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Patriots Have Bigger Fish to Filet Today in Miami

January 12, 1986|MARK HEISLER | Times Staff Writer

MIAMI — Having won their first playoff game in 22 years and then deposed the Raiders, the New England Patriots arrived here to play for the AFC championship, finally having earned some respect.

Last week, they were five-point underdogs. Today, they're six-point underdogs.

Today, they're going after bigger fish, the Miami Dolphins, in the Orange Bowl. The Patriots have lost 18 straight games here. The Dolphins are 18-1 here over two seasons. That's a trend.

Nevertheless, the Patriots are essaying a third straight upset, known back home as squish the fish. They intend to march up and down the Orange Bowl, infantry style, behind their offensive line's Pro Bowl left side, which will be pitted against the small, battered Dolphin right side.

Does that all sound a little short on the dream-matchup scale?

The Patriots, a good team but a determinedly dull one--at least between the sidelines--did their best to enliven the days leading up to the game, looking for answers to questions like:

--Where's Irving?

Irving Fryar, their wide receiver and Pro Bowl punt returner, cut the tendon of his right little finger, reaching into a kitchen drawer, he said. He joined the team here but flew back to Boston after reports surfaced that his wife, Jacqueline, was also treated at the same hospital emergency room.

Most Patriots claimed to know no more than the kitchen-drawer story. Guard Ron Wooten, however, acknowledged knowing about a domestic argument, adding, "Most of us knew something the morning (Wednesday) that it happened."

Coach Raymond Berry said he deliberately asked not to be told any details, so he wouldn't have to answer questions.

Berry also said that it wasn't a distraction, making one wonder just what a distraction might be.

--Are the Patriots jinxed in Miami?

They got their only win here in 1966, when the Dolphins were an expansion franchise. The Patriots lost in overtime in 1980, when Bob Baumhower blocked John Smith's 35-yard field-goal try on the last play of regulation.

One Patriot coach, John Mazur, was fired the day after a 52-0 loss in '72. Another, Chuck Fairbanks, was laid off just a few hours before the '78 meeting.

The Miami Herald reviewed the series, consulting no fewer than four sports psychologists. The Patriots had less enthusiasm for the topic.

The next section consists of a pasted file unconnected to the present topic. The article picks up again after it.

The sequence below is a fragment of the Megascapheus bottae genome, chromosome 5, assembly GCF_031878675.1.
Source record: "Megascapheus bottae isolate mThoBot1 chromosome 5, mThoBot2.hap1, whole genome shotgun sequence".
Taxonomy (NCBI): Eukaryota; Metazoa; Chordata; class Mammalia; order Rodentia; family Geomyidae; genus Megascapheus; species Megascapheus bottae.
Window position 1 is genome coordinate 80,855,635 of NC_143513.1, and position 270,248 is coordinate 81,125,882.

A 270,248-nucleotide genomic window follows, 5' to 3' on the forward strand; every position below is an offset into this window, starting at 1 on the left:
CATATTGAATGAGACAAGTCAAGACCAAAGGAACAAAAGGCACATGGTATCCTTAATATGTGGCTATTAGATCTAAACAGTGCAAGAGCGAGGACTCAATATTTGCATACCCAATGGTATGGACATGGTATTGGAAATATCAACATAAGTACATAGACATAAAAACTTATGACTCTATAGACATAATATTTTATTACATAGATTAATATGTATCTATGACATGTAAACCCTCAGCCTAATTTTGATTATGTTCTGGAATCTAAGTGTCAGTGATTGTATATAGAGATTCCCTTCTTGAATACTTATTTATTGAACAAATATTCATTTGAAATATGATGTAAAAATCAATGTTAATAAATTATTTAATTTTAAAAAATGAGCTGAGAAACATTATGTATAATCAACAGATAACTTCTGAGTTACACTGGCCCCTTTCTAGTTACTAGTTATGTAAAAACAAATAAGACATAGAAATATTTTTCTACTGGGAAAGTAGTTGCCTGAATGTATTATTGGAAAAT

"Does it wear you down, hearing about it?" John Hannah was asked.

"It's got to be wearing on you guys," Hannah drawled. "You're the ones who keep bringing it up."

--Where is Patrick Sullivan sitting?

Last week, the Patriot general manager watched from the sidelines, yelled at the Raiders' Howie Long, argued with him after the game and was roughed up by the Raiders' Matt Millen.

Sullivan says he's sitting in the stands today.

The Dolphins had a less eventful week, the lone casualties being wide receiver Mark Clayton and defensive end Kim Bokamper.

Clayton suffered a mildly separated shoulder in practice but is expected to play. Bokamper had his feeings hurt but is also expected to be there.

Bokamper made the Pro Bowl in 1979 as a linebacker, and was later converted to a 255-pound defensive right end. Last week, the Browns ran up 251 yards and a 6.8 average, mostly over him. Bokamper had numerous interview requests last week but declined most.

Today, he'll face the Patriots' three-time Pro Bowl tackle, 288-pound Brian Holloway, playing alongside eight-time Pro Bowl player Hannah.

"The Browns really did a number on us," Dolphin Coach Don Shula said. " . . . Every time they line up, it's no secret, they've got to be thinking they want to run the ball on us to keep the ball away from our offense. If we can't do something to stop that and get them out of that rhythm, we're in for a long day."

The Patriots' Tony Eason has thrown only 30 passes in the two playoff victories, and he is expected to be kept downstairs today.

The Dolphins' Dan Marino, one-time king of the long strike, is being similarly reined in. Defenses won't let the Marks Brothers, Clayton and Duper, get deep, and Marino is being called on to exercise a new virtue, patience.

Halfback Tony Nathan caught 72 passes, and the three tight ends combined for 71, so obviously, Marino could.

That doesn't mean he has to like it, though.

"I don't think I'm any more patient than I was in the past," Marino said. "I want to score quickly, believe me. It's easier that way."

The Patriots have beaten the betting line in their last 13 games. They've won two playoff games on the road. They've scored three touchdowns on fumbled kickoffs in four games.

"They're on a definite roll," the Raiders' Marcus Allen said. "Everything is going their way. Is it destiny, or what?"

Said Long: "It's destiny to see which of them goes to see those guys from the Midwest."

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